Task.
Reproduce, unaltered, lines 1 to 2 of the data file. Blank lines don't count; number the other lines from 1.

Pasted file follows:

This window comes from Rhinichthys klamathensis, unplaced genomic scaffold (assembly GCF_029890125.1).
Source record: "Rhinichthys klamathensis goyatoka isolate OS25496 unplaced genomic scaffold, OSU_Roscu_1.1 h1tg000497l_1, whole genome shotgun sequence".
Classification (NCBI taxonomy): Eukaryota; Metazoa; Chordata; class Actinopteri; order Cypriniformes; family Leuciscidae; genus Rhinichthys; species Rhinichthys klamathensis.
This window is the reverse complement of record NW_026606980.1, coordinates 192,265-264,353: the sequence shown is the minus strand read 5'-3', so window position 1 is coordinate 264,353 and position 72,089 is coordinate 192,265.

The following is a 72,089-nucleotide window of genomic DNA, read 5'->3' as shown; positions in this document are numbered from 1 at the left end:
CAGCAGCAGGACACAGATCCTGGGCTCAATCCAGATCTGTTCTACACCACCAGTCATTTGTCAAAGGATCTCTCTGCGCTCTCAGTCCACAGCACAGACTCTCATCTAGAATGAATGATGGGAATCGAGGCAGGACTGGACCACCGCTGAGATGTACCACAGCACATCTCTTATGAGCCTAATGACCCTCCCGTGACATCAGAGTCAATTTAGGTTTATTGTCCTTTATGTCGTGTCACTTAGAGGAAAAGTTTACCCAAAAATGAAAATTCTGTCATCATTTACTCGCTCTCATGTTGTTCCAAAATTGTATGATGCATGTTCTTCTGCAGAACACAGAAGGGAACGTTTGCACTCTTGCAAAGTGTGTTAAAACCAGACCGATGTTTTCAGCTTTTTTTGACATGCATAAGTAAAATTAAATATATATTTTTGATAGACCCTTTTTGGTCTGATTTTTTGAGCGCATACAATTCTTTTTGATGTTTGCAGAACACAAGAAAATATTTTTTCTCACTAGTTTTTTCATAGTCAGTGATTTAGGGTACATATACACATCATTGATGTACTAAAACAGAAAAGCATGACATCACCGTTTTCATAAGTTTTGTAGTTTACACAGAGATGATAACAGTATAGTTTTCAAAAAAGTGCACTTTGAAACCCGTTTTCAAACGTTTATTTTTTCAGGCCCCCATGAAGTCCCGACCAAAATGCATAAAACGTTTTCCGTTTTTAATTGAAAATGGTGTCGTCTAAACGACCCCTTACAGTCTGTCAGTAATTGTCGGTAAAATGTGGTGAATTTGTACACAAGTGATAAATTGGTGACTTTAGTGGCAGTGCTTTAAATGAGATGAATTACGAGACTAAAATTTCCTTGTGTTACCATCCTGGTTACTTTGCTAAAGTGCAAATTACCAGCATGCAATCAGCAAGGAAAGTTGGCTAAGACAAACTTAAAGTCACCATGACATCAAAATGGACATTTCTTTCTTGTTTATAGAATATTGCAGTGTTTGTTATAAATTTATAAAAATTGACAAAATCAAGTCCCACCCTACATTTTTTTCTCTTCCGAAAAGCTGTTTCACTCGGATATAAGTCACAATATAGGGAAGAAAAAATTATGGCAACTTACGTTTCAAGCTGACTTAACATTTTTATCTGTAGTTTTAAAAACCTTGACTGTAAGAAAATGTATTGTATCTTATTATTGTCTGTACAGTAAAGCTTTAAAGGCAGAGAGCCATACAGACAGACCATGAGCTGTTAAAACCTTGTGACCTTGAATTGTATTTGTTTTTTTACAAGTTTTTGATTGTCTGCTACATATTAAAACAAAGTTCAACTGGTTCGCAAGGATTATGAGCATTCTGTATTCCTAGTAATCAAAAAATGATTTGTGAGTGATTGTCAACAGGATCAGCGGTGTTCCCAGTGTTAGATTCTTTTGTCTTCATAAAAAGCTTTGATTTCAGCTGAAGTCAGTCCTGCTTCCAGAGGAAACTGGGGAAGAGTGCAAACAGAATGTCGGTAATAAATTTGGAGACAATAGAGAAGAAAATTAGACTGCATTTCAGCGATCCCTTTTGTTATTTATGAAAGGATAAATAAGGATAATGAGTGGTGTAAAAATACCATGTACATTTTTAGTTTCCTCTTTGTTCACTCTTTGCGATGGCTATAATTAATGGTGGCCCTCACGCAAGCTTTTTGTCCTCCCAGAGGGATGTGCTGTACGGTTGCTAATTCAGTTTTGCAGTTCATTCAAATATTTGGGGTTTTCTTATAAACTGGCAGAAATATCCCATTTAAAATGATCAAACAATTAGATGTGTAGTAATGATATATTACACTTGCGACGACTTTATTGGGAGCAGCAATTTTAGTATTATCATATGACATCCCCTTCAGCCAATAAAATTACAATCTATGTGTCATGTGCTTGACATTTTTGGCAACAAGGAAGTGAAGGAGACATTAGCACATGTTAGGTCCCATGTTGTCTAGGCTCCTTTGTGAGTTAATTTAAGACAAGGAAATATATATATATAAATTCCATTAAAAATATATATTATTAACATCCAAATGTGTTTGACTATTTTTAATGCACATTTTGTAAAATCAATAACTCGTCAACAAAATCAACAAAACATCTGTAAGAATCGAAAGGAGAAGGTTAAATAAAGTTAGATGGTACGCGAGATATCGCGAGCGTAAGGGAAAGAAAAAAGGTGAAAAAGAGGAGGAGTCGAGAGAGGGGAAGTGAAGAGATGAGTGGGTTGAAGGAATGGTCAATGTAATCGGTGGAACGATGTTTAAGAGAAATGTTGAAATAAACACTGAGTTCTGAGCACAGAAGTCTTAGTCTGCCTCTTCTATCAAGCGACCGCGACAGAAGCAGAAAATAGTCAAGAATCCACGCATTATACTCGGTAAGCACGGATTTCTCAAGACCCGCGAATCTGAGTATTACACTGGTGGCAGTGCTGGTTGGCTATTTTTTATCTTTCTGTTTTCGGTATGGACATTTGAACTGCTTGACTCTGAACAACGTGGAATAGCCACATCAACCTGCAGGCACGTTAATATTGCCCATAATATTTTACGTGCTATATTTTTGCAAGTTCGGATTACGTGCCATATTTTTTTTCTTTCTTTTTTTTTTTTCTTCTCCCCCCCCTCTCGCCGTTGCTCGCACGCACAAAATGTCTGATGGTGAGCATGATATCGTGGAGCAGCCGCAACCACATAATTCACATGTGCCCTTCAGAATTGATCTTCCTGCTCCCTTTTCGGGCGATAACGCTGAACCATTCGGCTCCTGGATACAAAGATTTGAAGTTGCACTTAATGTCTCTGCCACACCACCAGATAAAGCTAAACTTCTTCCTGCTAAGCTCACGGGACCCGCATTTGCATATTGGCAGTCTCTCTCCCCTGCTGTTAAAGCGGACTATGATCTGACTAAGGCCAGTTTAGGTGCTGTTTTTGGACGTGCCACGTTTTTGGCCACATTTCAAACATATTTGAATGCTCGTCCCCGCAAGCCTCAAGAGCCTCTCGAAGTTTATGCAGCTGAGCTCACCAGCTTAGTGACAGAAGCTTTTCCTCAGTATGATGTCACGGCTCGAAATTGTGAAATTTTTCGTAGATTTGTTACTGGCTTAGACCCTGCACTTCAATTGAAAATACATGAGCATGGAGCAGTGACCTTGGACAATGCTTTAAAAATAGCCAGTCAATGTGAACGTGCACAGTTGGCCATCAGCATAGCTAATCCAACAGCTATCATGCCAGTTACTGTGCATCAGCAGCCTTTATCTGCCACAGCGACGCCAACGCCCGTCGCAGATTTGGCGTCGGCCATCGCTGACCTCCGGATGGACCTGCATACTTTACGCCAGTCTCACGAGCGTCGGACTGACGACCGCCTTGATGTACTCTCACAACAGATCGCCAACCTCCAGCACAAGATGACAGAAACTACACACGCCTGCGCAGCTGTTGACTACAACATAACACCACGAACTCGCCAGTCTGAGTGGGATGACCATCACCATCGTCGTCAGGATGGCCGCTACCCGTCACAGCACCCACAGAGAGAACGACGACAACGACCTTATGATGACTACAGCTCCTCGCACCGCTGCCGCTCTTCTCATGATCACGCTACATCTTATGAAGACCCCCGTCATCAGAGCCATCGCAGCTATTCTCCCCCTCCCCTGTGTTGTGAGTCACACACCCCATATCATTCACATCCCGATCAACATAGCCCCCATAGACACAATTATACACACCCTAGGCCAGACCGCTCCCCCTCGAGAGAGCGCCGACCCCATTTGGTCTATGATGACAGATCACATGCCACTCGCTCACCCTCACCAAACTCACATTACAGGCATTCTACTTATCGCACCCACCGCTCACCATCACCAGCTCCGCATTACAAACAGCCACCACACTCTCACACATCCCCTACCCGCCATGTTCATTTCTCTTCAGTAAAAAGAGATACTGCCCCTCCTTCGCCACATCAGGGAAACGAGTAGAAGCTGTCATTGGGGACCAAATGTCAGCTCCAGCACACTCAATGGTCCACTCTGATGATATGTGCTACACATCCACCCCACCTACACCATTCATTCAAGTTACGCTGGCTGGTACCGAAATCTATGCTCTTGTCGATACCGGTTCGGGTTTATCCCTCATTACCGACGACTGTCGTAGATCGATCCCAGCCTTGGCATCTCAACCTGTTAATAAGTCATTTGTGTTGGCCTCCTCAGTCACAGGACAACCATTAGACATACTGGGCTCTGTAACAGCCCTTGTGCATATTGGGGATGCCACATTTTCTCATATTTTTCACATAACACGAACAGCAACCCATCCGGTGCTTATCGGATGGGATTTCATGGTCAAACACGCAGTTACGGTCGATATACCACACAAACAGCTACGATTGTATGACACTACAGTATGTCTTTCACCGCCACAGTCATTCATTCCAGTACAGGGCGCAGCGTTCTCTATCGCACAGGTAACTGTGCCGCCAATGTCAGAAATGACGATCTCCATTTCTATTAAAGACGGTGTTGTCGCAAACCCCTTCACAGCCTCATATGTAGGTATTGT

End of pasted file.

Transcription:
This window comes from Rhinichthys klamathensis, unplaced genomic scaffold (assembly GCF_029890125.1).
Source record: "Rhinichthys klamathensis goyatoka isolate OS25496 unplaced genomic scaffold, OSU_Roscu_1.1 h1tg000497l_1, whole genome shotgun sequence".